Building a significant expansion within an active hospital occupied by patients with compromised immune systems presented additional obstacles, such as noise mitigation and infection control issues, as well as providing safe demolition and vibration control. In addition to the 12-story vertical expansion, the project incorporated a structural steel horizontal expansion that was built simultaneously, requiring creative scheduling for the different trades to complete the job. Furthermore, the team was charged with planning for hurricane weather conditions, which are prevalent in this part of the country.
Faced with numerous obstacles, the design and construction team had to think of absolutely everything to ensure that patient care would not be compromised during a complex expansion and renovation project. Although the challenges were formidable, the following measurable areas of team pre-planning and follow-through comprised the right prescription for success:
- The design-build team of McCarthy/HKS was hired in the project’s pre-design stage to participate in end-user meetings and perform preconstruction services, including estimating, constructability reviews and value engineering services. The team’s presence during design meetings helped the integrated team truly understand the hospital’s needs and ensured the hospital was fully informed of changes that would impact the project’s budget, scope and schedule.
- More than doubling the hospital’s elevation, McCarthy’s solution-oriented approach enabled the team to find a way to increase the tower’s size from 10 floors to 12 and match the building’s facade with the 20-year-old structure. Glass fiber reinforced concrete (GFRC) was used for the building skin, enabling the foundation to support the weight of the additional floors while staying within the existing budget. To complement the existing precast concrete, several GFRC materials were studied at the factory to achieve a seamless design.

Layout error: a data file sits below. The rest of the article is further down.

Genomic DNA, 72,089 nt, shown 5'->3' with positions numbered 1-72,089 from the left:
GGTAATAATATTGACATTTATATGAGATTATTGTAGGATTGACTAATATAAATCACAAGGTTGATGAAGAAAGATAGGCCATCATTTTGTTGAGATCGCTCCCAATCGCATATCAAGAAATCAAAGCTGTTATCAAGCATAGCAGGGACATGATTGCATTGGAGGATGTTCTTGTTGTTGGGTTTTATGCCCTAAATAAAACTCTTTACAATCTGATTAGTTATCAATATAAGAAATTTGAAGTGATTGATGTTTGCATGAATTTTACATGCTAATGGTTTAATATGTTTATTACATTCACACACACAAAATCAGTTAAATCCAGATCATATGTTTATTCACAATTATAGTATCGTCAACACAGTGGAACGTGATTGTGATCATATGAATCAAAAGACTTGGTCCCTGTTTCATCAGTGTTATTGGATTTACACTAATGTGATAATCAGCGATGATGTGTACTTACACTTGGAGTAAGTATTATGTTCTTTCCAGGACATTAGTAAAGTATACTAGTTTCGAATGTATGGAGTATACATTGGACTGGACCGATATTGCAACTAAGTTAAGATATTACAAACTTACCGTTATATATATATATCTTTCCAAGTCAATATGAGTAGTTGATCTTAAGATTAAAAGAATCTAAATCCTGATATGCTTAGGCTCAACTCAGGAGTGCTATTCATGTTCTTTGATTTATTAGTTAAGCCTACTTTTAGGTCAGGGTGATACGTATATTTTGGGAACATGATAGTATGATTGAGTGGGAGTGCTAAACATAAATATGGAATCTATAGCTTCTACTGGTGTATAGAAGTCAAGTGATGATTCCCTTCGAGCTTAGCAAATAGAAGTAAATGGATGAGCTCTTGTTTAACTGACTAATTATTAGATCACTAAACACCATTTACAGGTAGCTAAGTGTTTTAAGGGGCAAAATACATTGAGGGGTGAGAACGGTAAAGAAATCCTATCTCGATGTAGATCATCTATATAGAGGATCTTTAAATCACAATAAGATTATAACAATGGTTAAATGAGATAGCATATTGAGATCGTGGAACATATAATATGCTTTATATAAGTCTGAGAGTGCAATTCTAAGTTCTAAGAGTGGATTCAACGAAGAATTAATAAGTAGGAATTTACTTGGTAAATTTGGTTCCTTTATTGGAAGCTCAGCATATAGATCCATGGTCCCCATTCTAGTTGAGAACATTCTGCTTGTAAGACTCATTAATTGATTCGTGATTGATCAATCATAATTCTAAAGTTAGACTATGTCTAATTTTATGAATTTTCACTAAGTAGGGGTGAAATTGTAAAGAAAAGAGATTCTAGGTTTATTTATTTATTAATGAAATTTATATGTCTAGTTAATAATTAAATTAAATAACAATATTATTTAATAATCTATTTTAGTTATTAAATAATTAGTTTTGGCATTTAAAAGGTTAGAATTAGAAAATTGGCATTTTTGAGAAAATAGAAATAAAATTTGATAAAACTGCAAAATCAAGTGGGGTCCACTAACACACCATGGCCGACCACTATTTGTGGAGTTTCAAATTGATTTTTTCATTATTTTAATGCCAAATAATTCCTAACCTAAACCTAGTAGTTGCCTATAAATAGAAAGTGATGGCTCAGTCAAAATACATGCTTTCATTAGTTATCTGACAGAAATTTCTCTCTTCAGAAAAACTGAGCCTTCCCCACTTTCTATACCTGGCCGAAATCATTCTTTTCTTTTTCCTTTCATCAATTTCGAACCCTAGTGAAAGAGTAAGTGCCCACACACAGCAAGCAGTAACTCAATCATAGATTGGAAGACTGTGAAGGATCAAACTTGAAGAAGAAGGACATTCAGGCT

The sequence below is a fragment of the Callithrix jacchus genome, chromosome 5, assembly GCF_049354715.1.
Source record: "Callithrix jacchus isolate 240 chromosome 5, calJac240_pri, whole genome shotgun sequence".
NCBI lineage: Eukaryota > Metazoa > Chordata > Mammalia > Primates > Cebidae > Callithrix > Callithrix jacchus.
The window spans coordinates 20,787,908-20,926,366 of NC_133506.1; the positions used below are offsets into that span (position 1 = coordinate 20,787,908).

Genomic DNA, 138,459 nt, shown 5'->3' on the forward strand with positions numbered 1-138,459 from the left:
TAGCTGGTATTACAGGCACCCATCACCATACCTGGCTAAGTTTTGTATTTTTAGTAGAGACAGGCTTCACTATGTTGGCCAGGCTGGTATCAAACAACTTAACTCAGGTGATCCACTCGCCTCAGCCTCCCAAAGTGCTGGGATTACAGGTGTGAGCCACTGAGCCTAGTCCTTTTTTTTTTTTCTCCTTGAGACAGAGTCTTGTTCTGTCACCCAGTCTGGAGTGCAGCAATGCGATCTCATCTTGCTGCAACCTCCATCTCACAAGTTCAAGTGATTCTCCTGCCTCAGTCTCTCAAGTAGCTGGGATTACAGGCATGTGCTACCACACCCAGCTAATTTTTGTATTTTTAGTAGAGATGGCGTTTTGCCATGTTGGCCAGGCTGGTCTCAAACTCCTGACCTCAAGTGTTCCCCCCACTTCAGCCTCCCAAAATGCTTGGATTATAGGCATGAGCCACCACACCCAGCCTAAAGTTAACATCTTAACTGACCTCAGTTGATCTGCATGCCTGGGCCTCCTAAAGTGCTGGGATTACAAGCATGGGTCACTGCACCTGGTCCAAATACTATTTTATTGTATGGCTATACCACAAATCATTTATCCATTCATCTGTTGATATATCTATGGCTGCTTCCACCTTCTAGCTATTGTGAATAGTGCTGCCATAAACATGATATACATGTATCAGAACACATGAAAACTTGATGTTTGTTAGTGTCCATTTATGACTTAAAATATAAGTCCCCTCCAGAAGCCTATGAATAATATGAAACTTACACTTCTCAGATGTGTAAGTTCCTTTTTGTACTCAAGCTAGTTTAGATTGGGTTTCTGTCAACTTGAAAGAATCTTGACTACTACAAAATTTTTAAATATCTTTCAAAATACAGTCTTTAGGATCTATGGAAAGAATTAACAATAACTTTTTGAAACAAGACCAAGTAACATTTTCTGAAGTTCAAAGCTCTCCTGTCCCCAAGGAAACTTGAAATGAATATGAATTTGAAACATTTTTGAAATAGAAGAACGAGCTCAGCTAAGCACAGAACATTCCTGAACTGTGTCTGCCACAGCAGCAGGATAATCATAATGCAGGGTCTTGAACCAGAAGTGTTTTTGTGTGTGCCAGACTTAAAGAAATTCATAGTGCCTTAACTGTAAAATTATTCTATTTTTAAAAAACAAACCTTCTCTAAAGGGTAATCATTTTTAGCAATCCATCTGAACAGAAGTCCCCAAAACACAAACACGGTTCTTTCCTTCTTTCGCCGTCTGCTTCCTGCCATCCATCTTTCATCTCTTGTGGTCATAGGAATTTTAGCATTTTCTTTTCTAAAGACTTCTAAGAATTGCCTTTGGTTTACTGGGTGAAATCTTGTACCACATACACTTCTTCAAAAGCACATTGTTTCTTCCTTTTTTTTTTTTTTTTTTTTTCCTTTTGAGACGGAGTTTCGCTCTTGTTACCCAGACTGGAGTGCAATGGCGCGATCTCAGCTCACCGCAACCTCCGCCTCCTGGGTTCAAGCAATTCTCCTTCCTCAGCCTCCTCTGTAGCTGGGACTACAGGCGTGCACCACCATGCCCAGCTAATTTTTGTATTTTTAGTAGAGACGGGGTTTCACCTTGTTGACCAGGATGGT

- With more than 750 planned shutdowns of electrical, plumbing, medical gas, HVAC, security and fire alarm systems needing to occur during construction, the team had to work swiftly to extend services to the new floors while ensuring continual operation within the hospital. Due to the complexity of the system integration and the potential impact to the hospital, the many shutdowns were conducted in small spurts and doses. Although this complicated the project schedule, this method allowed workers to complete sensitive work in an unobtrusive manner.